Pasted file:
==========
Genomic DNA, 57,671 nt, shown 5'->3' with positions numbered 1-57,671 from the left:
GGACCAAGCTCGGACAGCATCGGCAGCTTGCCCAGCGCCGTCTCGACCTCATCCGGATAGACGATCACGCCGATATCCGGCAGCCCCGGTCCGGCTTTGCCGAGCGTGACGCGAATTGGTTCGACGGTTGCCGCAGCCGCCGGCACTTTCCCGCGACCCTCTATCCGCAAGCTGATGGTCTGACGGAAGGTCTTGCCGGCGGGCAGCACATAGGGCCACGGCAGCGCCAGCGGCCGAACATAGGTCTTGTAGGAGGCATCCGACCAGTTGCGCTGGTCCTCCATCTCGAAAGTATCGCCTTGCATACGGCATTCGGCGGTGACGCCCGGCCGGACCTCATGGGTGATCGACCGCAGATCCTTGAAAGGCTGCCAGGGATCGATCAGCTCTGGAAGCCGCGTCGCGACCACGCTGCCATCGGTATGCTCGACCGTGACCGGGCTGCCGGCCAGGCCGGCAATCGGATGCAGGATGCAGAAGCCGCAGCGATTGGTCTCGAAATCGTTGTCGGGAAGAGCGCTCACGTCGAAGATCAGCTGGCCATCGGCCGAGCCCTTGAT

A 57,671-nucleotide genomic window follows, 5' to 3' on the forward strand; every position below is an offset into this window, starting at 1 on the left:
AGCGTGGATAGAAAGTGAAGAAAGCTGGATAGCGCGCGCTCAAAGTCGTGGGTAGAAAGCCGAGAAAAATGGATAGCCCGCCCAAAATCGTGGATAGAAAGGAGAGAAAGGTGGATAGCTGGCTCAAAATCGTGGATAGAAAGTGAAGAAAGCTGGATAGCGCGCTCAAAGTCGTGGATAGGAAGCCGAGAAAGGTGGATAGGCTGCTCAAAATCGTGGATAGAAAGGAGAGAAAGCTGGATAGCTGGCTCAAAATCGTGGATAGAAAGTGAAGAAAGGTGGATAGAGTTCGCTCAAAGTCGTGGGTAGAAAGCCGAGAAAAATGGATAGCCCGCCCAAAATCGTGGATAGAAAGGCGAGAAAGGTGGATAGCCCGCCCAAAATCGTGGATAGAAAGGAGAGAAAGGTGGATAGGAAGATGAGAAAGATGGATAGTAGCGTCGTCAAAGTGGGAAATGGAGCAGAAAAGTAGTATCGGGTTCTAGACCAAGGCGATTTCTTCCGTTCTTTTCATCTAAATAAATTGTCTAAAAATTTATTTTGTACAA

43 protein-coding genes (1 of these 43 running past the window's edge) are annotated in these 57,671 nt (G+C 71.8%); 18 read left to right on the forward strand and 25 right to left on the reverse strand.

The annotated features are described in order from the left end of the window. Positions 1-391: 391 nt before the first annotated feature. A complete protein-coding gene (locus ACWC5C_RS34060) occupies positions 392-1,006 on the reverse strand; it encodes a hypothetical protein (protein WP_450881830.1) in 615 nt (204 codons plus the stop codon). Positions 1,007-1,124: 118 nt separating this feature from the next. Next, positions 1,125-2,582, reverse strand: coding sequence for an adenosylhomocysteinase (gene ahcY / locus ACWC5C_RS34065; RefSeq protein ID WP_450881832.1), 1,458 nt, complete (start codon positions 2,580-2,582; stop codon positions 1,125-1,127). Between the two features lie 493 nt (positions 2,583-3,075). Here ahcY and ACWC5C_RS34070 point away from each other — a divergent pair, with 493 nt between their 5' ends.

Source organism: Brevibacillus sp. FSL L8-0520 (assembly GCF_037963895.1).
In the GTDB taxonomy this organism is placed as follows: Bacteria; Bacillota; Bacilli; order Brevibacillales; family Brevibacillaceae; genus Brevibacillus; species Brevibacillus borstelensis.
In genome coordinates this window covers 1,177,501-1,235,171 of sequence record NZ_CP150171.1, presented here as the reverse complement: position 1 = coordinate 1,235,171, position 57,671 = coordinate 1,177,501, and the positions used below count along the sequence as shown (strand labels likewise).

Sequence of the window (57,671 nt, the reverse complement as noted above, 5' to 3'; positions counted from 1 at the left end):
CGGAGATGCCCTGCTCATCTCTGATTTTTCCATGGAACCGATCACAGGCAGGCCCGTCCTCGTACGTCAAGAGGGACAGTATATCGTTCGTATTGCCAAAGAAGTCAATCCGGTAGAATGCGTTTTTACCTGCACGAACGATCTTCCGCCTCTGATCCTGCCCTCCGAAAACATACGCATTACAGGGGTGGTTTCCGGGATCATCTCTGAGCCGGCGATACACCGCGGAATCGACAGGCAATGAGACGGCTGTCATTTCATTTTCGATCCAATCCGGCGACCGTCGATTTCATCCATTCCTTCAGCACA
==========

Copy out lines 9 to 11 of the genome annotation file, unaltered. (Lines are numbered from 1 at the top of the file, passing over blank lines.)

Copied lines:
In genome coordinates this window covers 1,177,501-1,235,171 of sequence record NZ_CP150171.1, presented here as the reverse complement: position 1 = coordinate 1,235,171, position 57,671 = coordinate 1,177,501, and the positions used below count along the sequence as shown (strand labels likewise).

Sequence of the window (57,671 nt, the reverse complement as noted above, 5' to 3'; positions counted from 1 at the left end):
CGGAGATGCCCTGCTCATCTCTGATTTTTCCATGGAACCGATCACAGGCAGGCCCGTCCTCGTACGTCAAGAGGGACAGTATATCGTTCGTATTGCCAAAGAAGTCAATCCGGTAGAATGCGTTTTTACCTGCACGAACGATCTTCCGCCTCTGATCCTGCCCTCCGAAAACATACGCATTACAGGGGTGGTTTCCGGGATCATCTCTGAGCCGGCGATACACCGCGGAATCGACAGGCAATGAGACGGCTGTCATTTCATTTTCGATCCAATCCGGCGACCGTCGATTTCATCCATTCCTTCAGCACA